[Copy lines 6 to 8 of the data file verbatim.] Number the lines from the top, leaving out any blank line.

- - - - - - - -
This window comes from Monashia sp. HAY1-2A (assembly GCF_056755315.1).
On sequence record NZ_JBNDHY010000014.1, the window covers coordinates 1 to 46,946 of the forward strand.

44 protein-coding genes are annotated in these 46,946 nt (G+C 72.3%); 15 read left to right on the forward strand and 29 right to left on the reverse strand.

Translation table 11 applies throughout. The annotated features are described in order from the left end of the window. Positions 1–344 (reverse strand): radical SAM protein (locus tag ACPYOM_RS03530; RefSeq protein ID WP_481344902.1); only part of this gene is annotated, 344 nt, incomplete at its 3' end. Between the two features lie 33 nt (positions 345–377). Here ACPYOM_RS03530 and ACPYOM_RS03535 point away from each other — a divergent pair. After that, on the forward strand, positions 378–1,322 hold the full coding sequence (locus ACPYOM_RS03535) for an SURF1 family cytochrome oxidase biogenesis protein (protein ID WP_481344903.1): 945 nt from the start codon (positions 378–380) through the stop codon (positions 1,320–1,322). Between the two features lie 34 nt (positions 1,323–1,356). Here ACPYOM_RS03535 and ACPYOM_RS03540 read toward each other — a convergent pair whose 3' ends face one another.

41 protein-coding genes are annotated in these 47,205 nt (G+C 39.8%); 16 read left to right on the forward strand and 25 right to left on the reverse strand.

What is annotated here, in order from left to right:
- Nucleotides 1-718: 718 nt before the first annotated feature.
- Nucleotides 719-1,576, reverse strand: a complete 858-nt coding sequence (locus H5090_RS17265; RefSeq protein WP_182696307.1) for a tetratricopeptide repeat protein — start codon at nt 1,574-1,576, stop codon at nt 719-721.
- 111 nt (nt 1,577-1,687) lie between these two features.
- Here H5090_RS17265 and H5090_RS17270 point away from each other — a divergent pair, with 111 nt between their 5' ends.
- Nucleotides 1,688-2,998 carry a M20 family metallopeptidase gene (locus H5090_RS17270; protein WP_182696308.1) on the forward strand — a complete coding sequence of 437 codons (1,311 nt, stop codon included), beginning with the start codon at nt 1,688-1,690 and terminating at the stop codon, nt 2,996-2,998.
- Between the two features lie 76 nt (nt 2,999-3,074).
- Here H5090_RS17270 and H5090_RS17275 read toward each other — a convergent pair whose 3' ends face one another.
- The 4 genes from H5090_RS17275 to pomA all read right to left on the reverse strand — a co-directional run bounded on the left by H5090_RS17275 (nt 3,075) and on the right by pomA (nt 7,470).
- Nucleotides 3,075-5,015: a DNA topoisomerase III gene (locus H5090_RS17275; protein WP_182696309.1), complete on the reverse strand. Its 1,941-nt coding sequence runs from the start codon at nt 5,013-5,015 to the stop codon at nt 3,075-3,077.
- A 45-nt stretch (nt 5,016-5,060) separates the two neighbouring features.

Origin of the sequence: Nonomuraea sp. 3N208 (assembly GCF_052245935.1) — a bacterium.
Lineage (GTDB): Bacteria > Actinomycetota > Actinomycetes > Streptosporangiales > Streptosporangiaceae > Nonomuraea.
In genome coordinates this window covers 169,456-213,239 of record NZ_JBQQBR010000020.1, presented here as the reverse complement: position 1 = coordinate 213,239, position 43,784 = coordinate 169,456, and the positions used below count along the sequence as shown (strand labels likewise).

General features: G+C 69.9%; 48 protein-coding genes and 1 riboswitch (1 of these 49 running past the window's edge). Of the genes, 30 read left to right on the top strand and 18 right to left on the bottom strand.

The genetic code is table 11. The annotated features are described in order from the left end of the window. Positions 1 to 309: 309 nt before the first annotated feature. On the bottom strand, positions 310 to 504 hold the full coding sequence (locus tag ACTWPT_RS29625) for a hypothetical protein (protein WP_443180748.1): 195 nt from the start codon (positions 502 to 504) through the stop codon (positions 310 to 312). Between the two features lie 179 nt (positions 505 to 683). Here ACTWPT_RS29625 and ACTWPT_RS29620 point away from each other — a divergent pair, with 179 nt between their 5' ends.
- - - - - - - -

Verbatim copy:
What is annotated here, in order from left to right:
- Nucleotides 1-718: 718 nt before the first annotated feature.
- Nucleotides 719-1,576, reverse strand: a complete 858-nt coding sequence (locus H5090_RS17265; RefSeq protein WP_182696307.1) for a tetratricopeptide repeat protein — start codon at nt 1,574-1,576, stop codon at nt 719-721.